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24 Responses to From the archives: Bestial Sexuality in He-Man and She-Ra

  1. The Overanalyst says:

    Let’s not forget the names of the characters: He-Man and She-Ra.

  2. Mufop says:

    I think you misanalyze the She-Ra and the horse. For one thing, you write that the unicorn has nothing to do with her sexuality. I don’t believe this is entirely true. The horse is identified by Freud to be a symbol of male potency, clearly a horse with a horn is doubly so. She-Ra, in dominating the unicorn, and in having her own sword ” the sword of protection”, represents the realization of penis-envy.

  3. kofi annan says:

    You’re not funny. Put some thought into your articles. Layer your comedy and spend a lot of time just rewriting your articles. Old E/N sites (which, by definition haven’t been updated since 2002/2003) like X-entertainment and have content which feels a lot more fresh than yours.

    Anyhow, if there are any other pop-culture commentaries out there, please let me know – I’d like to frequent a few again.

  4. Ipsidicsitismic says:

    I would disagree with your comment in the final paragraph wherein you state that the issues presented aren’t what we, as kids, picked up on.

    The fact that you even recall it well enough to analyze could indicate that you picked up on it, even if you couldn’t do anything with that insight yet, which leads me to my more essential point.

    Many MANY things we learn in our childhood don’t serve us well as children, but rather serve as building blocks for us to use as we mature and find other blocks that fit together with it. How many skills and bits of knowledge did you learn in grade school that didn’t mean a damn to you until you picked your major in college? Childhood is about gaining pieces. Maturation and adulthood is about building those pieces into a better person.

    Therefor, I submit that you did indeed pick up on those details as a kid and that this essay is part of the result.

    Good essay though, not contrived or overdone in the least :)

  5. mandy says:

    I don’t want to spoil anything, however isn’t Spirit/Swifty female? If I remember correctly I think she (he?) gives birth in the last episode of the series.

    Good essay, you made some really good points. Especially about all the swooning in She-Ra. I always laughed at Glimmers reaction to meeting He-Man in the Secret of the Sword.

    Keep up the good work :)

  6. melinda says:

    swifty/spirit was a male they meet some unicorns in another episode which in turn in the last episode he mates with one of them and she becomes preggy but anyway this article is bull dunno why you would degrade a good cartoon from the 80s it leave wonderful meomeries for me and i don’t like this at all all the characters was awesome yes after watching it after so many years it is corny but i still love it ty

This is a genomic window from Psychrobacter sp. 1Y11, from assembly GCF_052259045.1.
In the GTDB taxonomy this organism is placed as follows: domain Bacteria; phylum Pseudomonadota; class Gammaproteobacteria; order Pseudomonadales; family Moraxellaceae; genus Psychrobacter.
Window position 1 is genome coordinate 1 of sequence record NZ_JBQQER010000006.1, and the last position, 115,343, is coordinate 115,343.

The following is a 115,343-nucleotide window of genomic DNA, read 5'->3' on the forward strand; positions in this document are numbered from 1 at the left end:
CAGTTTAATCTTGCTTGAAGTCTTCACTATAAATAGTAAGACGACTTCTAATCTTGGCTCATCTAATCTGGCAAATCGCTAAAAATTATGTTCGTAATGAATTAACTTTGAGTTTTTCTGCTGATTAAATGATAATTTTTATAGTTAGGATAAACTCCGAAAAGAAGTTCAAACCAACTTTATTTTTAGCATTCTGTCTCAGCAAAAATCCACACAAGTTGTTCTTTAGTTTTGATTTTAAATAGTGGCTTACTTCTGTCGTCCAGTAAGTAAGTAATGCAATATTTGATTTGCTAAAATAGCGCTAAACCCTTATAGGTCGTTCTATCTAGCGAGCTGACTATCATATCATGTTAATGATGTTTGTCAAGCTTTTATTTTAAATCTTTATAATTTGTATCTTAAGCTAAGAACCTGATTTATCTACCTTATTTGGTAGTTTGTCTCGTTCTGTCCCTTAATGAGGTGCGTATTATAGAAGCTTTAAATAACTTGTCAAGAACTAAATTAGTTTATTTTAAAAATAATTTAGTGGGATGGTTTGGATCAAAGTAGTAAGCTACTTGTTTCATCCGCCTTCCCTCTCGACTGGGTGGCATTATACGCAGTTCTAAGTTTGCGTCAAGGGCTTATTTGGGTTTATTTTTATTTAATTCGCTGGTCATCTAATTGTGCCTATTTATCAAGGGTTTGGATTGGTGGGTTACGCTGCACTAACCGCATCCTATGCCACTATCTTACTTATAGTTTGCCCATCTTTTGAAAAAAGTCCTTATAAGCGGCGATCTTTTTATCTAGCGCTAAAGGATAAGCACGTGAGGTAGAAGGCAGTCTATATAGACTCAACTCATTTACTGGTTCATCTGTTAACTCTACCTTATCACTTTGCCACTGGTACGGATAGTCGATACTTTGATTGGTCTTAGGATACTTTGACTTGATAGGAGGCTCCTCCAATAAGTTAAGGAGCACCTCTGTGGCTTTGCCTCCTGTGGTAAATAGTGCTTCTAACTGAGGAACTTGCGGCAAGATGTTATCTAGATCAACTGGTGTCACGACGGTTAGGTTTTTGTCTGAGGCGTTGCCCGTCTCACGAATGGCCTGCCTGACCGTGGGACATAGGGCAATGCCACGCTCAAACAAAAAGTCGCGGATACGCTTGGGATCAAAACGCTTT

7. Jeffrey says:

    Love this post! Great blog! I’m doing articles on Super Smash Bros Brawl feel free to write back sometime!

  8. Marguez says:

    That was a great post…I love this site…Thanks

  9. daji says:

    Very interesting, specially since I am currently working in the analysis of the Path of the Heroine from a Jungian perspective, only a lot more modern.
    I do prefer using the term Heroine, since it does not portray women as “men with breasts”, just like you said. There are substantial differences in the mechanisms used by Heroines, so it is necessary to make a difference between Heroes and Heroines.

    “The unicorn horn had nothing to do with She-Ra’s sexuality (or lack thereof), it was there because unicorns would sell.”
    Absolutely not. Unicorns symbolize virginity and purity. Evidently, She-Ra, being a virgin warrior would ride a unicorn.

    “The only exception to this, as far as I can tell, is Evilyn.”
    It is obvious. She opposes the traditional male values and possesses the strength of the Dark Goddess. Then, she is independent, assertive and strong.

    “Like a woman absolutely has to be nurturing and healing”
    Now, there I agree.

    “Other aspects of this stereotype manipulation are all the supposedly strong females in She-Ra who swoon over the male ones”
    This is most likely derived by the idea that all women, deep inside them, are nothing but sentimental idiots who will give up everything for love. Yuck.

    “Again, I don’t want to imply that the animation companies were trying to project these messages or used such symbols on purpose because they didn’t.”
    They did not need to!! Every story contains archetypes that express themselves through the artist. Indeed, it might sound far fetched to call animation companies “artists” but they create stories that communicate to people’s unconscious.

    I guess you already guessed two things: first, I am a woman, second, I am a Jungian analyst XD. I really enjoyed your article and hope to read more.

  10. Boerner says:

    Thank you admin good work.

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  12. Has anyone seen the “Masters of the Universe” movie from the 1980s?

    There’s a scene towards the end where He-Man is being whipped before Skeletor, and even since I was young, I sensed an outstanding level of sexual tension between the two characters.

  13. Coelho says:

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  17. I had many heman toys and watched the cartoon a lot as a child. Watching the show now many things are obvious. The female characters were drawn to be sexy as hell!! They all had large breasts, long muscular legs, big butts, and very small waists. Now you could say that male artists enjoy drawning women in this fashion, (comic book like)or you could say that body images were being impressed upon children. (Male and female) Is it just by chance that I like women with bodies like that??? Oh, and i saw an episode of HeMan where they tackled drug abuse.